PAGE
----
10 Oct 2008, 17:55

  29. Marcus

    I had this situation today, we waited a while, two cars infront of me crossed on red so i followed….

    next thing blue flashing lights, i get pulled over and get 3 points and a £60 fine

    i said i wasnt the only one and all i got was “i can only pull one person over at a time”

    highly frustrating!

    19 Dec 2008, 20:55

  30. prestige car hire

    poor guy. the officer should have pulled the other 2 cars infront aswell and questioned all 3 drivers.

    22 Dec 2008, 02:40

  31. Limo Hire

    Well ths is it the boys in blue think they have the super powers

    25 Dec 2008, 02:35

  32. elle

    always, ever since they started defaulting all directions to red on junctions that don’t even need traffic lights (and making your direction turn red as soon as it sees a car) I’ve pretty much given up paying any attention to what they tell me to do – even got away with it more than once with the police; anything longer than about a 5 second wait when there is nothing coming from any direction means the lights are broken.
    Oh and on the spot fines: tell them to stick it (politely), no way you are paying, you did nothing wrong,9 times out of ten all you will get it a ‘notice of intended prosecution’ then hear nothing more about it (its all about generating revenue and courts are expensive) the other time you may actually have to go to court – in which case make sure you claim expenses when they let you off .

    07 Jun 2009, 00:30

  33. Hilda

    I have had this happen twice recently. First time I was a few cars back. After about 3 minutes wait and no traffic coming the other way the cars in front of me drove through the red light. Soon after I done the same. At the other end the signal was red with a long tailback.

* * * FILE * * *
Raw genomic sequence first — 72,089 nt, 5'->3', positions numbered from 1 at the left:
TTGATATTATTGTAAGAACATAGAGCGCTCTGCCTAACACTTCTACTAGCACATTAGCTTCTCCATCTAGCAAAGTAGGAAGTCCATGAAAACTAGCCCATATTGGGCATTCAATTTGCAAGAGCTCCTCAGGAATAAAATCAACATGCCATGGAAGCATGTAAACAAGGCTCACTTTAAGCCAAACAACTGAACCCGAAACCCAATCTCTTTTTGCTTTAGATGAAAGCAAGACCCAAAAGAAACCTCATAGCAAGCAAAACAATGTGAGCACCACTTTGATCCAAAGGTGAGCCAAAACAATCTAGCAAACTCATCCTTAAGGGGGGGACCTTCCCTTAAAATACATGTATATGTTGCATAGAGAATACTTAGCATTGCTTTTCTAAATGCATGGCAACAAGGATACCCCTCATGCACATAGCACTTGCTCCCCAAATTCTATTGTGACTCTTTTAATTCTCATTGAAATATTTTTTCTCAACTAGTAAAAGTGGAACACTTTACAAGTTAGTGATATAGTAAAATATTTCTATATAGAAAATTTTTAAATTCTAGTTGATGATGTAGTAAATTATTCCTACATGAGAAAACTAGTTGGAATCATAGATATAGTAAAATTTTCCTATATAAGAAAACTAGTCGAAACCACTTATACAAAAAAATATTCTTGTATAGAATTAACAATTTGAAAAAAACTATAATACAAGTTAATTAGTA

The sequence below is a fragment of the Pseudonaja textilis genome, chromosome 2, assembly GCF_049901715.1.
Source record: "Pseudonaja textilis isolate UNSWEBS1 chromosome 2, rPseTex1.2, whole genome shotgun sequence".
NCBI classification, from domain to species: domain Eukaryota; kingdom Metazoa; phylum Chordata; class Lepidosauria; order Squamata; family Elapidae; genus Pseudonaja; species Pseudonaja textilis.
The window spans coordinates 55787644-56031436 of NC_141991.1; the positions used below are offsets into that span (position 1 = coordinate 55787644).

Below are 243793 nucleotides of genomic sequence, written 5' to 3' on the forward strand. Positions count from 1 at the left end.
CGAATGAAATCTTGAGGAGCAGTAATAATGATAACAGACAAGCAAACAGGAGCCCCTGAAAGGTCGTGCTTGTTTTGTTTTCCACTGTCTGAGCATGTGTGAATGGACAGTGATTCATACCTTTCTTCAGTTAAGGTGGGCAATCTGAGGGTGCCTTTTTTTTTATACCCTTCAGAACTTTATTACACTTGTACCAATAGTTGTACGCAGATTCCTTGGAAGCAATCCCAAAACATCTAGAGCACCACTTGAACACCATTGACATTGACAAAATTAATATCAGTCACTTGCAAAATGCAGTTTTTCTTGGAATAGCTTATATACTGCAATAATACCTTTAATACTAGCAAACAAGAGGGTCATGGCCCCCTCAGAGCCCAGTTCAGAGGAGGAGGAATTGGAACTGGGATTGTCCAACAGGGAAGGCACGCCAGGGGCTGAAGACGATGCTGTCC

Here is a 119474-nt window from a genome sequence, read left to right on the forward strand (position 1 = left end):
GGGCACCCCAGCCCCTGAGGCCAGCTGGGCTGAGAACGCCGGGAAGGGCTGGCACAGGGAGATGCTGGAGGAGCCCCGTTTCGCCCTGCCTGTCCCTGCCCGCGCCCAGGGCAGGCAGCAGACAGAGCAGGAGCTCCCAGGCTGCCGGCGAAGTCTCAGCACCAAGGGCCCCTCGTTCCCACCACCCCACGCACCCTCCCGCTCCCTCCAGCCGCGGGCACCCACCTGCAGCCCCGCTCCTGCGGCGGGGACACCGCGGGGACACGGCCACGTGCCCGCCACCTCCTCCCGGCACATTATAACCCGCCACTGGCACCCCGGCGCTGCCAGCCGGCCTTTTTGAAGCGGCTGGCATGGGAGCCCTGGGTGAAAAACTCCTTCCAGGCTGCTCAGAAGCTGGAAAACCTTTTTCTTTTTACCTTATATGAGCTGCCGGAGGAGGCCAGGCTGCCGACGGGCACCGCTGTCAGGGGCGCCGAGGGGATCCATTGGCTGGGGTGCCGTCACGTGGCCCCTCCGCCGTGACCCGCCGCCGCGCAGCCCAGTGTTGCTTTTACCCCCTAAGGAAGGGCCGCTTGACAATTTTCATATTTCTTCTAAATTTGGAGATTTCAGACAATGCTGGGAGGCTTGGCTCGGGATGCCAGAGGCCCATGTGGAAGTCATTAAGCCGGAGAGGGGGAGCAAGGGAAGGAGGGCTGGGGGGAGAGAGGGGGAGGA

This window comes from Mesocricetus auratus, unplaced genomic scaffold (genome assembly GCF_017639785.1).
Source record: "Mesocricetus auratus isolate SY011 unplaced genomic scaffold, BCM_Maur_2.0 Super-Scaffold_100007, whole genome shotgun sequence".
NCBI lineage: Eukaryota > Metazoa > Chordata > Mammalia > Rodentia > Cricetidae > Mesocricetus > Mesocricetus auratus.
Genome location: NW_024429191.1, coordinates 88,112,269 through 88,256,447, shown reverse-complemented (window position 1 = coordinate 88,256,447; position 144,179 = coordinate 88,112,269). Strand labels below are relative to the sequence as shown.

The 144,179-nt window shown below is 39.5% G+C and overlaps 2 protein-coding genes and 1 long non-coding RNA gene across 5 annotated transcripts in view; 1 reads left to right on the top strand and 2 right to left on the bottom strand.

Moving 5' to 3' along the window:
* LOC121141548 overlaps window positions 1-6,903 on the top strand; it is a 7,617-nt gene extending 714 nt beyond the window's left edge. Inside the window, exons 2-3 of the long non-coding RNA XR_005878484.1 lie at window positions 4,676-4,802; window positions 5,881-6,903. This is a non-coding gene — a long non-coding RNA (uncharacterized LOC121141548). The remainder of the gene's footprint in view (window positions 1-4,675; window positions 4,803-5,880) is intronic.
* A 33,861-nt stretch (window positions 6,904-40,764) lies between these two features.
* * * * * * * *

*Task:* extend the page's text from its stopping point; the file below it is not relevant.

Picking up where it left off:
Second time was more complicated. Shows the problem with jumping a red light. Guys were cutting branches on one side of a road.
    I was at the front of a queue with a red light. No traffic coming the other way. After 2-3 minutes I edged through. I assumed they were only working on one side of the road. Turns out they had made both lights red just in case. It is a bad assumption that two red lights equal a green. Annoyingly I had seen workmen red both sides of a light at another roadworks and not considered jumping the light. Must of been tired this time and if I get reported for it will probably have to pay a fine.

    19 Nov 2009, 18:10

  34. Bryn jones

    as a person who trains people to set up portable traffic signals I make the following observation. If the lights were set up in “vehicle Detect” mode as is required in the pink book code of practice unless you have a written directive from the local highway authority of course then all this waiting at a red light when there is no oncoming traffic would cease. I am staggered to learn that even councils themselves havent got clue and are the worst culprits

    17 Feb 2011, 17:27

  35. Keren

    Yes

    11 Jun 2011, 02:32

  36. John

    Still, having those temp’ unmaned traffic lights, or the ‘lolly pop’ hand held sign, that say; ’’STOP’’ on a red background and opposite; ’’GO’’ on a green background, is ‘light years’ ahead of what is used at ‘road works’ here in the U.S. Only hand held signs that read ‘STOP’ w/ a faint red background and a ‘YEILD’ on an dull burn orange background. Believe me, your signage in use in all your roadways-temp’ or permenant, are far more legable, informatable and above all, noticeable!

    02 Mar 2012, 07:22